November 28, 2022


sSince launching her bid for prime minister in July, Liz Truss has spoken nonstop about the need for it Orthodox Treasury Challenge The economy is run differently. Friday marks the day the talk ends and Britain gets a taste of what Trussonomics really means.

Let’s be clear: Kwasi Karting’s statement to MPs on Friday is much more than an ordinary financial event. The small budget doesn’t really do it justice either. Most full budgets don’t matter much and are quickly forgotten. This is really a very big deal.

For decades, economic policy in Britain was dominated by the idea that the books of government needed to be added. Margaret Thatcher likened her approach to public finance to that of a housewife who seeks to manage the family budget. George Osborne has accused Gordon Brown’s government of “over-maxing” the country’s credit card. Labor faced relentless questions during the 2019 election campaign about how to fund its spending plans — in the absence of a magical money tree.

Aesthetics turns all of this on its head. The government will borrow large sums, not only to fund energy support schemes for households and businesses but also for tax cuts. Far from dampening expectations since becoming prime minister, Truss has doubled. In addition to cuts to National Insurance fees and the scrapping of a corporate tax increase next April, there has been talk of reducing stamp duties and introducing plans to cut income tax.

Truss and Kwarteng’s message to those wondering where the money is coming from to pay for the extra spending and tax cuts is that everything will work out in the end because the boost to the economy provided by Trussonomics will lead to faster growth and higher revenue for the Treasury.

It all reminds us of the moment – 91 years ago this week – when the new coalition national government abandoned its attempts to keep Britain on the gold standard: a major turnaround after years of high unemployment and austerity deemed necessary to defend the pound at all costs. “No one told us we could do that,” said a minister in the previous Labor government. The same can be said about the Friday budget.

Some of the arguments published by Truss and Quarting mirror those made by most left-leaning economists during Osborne’s attempts to balance the budget after the global financial crisis in the late 2000s. Then it was also said that the Treasury was too obsessed with deficits and needed to pay more attention to growth. Osborne was warned by his Keynesian critics that spending cuts and tax increases would make deficit reduction slower, as has already been proven. There is no doubt that the attacks on Orthodoxy are fully justified because upholding orthodoxy did not work.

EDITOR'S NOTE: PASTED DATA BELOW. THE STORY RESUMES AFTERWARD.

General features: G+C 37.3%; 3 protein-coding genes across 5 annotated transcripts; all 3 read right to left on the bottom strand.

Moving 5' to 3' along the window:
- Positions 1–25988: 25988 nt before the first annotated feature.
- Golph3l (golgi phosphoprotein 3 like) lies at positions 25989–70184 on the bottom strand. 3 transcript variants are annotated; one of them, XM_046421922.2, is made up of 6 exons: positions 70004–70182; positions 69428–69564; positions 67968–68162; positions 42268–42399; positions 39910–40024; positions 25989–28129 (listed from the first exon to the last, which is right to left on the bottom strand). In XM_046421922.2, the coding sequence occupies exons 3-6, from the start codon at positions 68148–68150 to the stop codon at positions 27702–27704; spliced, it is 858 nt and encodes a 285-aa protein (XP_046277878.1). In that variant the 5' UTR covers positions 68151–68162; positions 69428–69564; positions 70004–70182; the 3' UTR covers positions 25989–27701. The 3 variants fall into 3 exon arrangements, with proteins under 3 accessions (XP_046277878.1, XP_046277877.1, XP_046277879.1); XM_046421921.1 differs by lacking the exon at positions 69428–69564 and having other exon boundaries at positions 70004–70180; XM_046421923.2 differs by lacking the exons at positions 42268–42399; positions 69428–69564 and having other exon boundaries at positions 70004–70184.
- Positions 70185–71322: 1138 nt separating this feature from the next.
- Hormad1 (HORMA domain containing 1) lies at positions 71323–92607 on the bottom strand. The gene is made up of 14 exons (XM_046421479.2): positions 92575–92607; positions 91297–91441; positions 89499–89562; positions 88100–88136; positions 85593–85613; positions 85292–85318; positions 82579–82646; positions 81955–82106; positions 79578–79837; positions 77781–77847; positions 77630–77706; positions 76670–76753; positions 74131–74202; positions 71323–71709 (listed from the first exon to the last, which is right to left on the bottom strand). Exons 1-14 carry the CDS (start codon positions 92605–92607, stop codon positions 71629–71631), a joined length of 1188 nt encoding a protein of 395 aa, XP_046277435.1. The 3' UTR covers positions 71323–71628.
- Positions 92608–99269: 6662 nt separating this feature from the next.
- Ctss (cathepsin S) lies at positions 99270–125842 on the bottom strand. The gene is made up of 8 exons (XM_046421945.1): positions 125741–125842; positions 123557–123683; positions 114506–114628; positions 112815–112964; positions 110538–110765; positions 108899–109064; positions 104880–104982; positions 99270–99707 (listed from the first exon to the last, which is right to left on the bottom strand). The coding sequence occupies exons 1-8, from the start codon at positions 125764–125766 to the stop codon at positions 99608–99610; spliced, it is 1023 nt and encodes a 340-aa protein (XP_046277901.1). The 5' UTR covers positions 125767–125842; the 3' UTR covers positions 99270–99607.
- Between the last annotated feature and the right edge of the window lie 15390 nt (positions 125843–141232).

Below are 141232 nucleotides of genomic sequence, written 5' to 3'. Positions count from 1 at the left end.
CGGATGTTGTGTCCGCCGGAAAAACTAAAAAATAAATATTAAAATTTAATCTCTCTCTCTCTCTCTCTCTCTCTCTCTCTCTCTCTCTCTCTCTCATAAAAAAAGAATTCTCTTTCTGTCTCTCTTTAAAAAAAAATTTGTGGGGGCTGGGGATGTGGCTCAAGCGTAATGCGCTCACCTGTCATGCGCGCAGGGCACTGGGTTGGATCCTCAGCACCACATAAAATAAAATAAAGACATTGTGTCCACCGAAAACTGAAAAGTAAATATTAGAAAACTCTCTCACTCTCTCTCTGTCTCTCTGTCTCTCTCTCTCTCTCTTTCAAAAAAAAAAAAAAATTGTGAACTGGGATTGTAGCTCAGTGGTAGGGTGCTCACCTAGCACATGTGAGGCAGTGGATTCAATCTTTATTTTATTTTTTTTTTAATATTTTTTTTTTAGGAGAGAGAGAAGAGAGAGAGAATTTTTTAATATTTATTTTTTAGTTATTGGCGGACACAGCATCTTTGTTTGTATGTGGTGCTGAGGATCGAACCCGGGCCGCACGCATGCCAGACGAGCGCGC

In fact, only the right-wing government can think of what Truss is doing. No Labor administration would dare say that its economic plan was to boost growth by borrowing hundreds of billions of pounds, fearing that financial markets could throw a fit of chaos. Just as a right-wing Republican president, Richard Nixon, could risk making overtures to Beijing in the early 1970s, so attacking the orthodoxy of the Treasury is easier for a self-styled Thatcher.

However, the intellectual and political climate has changed since Thatcher came to power during an earlier energy crisis in the late 1970s. At the time, a strong sterling and high inflation were making life very difficult for British manufacturers, but Thatcher showed little interest in rescuing them. Businesses are left to sink or swim, with the strong surviving and the weak out of business. Thatcher’s intention was to distance the state from the idea that the state should solve every problem.

That philosophy has not survived a two-pronged crisis over the past two and a half years: first a pandemic and now energy bills soaring. The government responded to the first with furlough and a raft of business support, and has now come up with the largest package of state support for the peacetime economy to handle the second. Leaving homes and businesses to handle the best possible was never an option for Truss. The debate in Westminster is not about whether there should be government intervention in the economy, but how the intervention should be and how it should be financed.

All this is good news for the Labor Party and the progressive left in general. For a start, Trussonomics protects Keir Starmer from claims that his spending plans are reckless or unsustainable. Contrary to what Kwarteng will announce on Friday, Labor’s tax and spending plans are modest and conservative.

What’s more, by defying Truss orthodoxy, he carved space for other hitherto forbidden ideas. If it is possible to borrow to fund the tax cuts, why not borrow to increase welfare payments or for a Green New Deal?

There is one last – and obvious – way in which aesthetics can be beneficial to PT. Growth has stalled, inflation is close to 10%, sterling is at a 37-year low, and the finance minister has fired the Treasury’s top Mandarin and decided not to subject the “financial event” to scrutiny by the Independent Office for Budget Responsibility. The Conservatives are behind in the polls, the time is short before the next election, and there is plenty of room for things to go wrong.



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